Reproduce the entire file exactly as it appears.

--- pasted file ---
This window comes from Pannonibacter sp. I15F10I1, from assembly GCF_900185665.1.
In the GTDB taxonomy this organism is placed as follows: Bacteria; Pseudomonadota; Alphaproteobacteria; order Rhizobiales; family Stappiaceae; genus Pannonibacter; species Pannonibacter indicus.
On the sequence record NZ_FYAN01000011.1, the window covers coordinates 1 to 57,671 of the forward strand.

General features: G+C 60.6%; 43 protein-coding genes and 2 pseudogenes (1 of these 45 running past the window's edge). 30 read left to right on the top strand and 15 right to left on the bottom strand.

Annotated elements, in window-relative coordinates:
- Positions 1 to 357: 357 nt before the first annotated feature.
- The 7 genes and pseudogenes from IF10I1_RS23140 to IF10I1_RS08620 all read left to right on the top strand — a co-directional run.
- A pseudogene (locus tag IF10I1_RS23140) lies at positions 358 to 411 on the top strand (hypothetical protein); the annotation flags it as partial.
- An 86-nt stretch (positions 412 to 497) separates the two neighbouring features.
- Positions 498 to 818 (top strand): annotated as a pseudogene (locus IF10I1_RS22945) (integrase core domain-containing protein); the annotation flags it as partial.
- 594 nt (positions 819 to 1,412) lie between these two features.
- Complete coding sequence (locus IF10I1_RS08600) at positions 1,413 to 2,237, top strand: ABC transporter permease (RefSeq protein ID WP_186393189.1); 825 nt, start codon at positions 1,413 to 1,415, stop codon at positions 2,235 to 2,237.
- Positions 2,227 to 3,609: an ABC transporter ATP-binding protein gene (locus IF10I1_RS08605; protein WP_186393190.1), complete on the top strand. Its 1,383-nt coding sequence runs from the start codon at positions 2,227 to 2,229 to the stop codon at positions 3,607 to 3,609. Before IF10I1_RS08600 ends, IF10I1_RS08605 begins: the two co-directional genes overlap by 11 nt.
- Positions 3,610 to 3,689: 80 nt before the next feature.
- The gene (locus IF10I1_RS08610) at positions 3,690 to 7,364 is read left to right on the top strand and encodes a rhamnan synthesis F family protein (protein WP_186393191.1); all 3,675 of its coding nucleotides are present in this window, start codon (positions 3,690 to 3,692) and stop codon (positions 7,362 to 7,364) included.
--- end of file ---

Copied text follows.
This window comes from Pannonibacter sp. I15F10I1, from assembly GCF_900185665.1.
In the GTDB taxonomy this organism is placed as follows: Bacteria; Pseudomonadota; Alphaproteobacteria; order Rhizobiales; family Stappiaceae; genus Pannonibacter; species Pannonibacter indicus.
On the sequence record NZ_FYAN01000011.1, the window covers coordinates 1 to 57,671 of the forward strand.

General features: G+C 60.6%; 43 protein-coding genes and 2 pseudogenes (1 of these 45 running past the window's edge). 30 read left to right on the top strand and 15 right to left on the bottom strand.

Annotated elements, in window-relative coordinates:
- Positions 1 to 357: 357 nt before the first annotated feature.
- The 7 genes and pseudogenes from IF10I1_RS23140 to IF10I1_RS08620 all read left to right on the top strand — a co-directional run.
- A pseudogene (locus tag IF10I1_RS23140) lies at positions 358 to 411 on the top strand (hypothetical protein); the annotation flags it as partial.
- An 86-nt stretch (positions 412 to 497) separates the two neighbouring features.
- Positions 498 to 818 (top strand): annotated as a pseudogene (locus IF10I1_RS22945) (integrase core domain-containing protein); the annotation flags it as partial.
- 594 nt (positions 819 to 1,412) lie between these two features.
- Complete coding sequence (locus IF10I1_RS08600) at positions 1,413 to 2,237, top strand: ABC transporter permease (RefSeq protein ID WP_186393189.1); 825 nt, start codon at positions 1,413 to 1,415, stop codon at positions 2,235 to 2,237.
- Positions 2,227 to 3,609: an ABC transporter ATP-binding protein gene (locus IF10I1_RS08605; protein WP_186393190.1), complete on the top strand. Its 1,383-nt coding sequence runs from the start codon at positions 2,227 to 2,229 to the stop codon at positions 3,607 to 3,609. Before IF10I1_RS08600 ends, IF10I1_RS08605 begins: the two co-directional genes overlap by 11 nt.
- Positions 3,610 to 3,689: 80 nt before the next feature.
- The gene (locus IF10I1_RS08610) at positions 3,690 to 7,364 is read left to right on the top strand and encodes a rhamnan synthesis F family protein (protein WP_186393191.1); all 3,675 of its coding nucleotides are present in this window, start codon (positions 3,690 to 3,692) and stop codon (positions 7,362 to 7,364) included.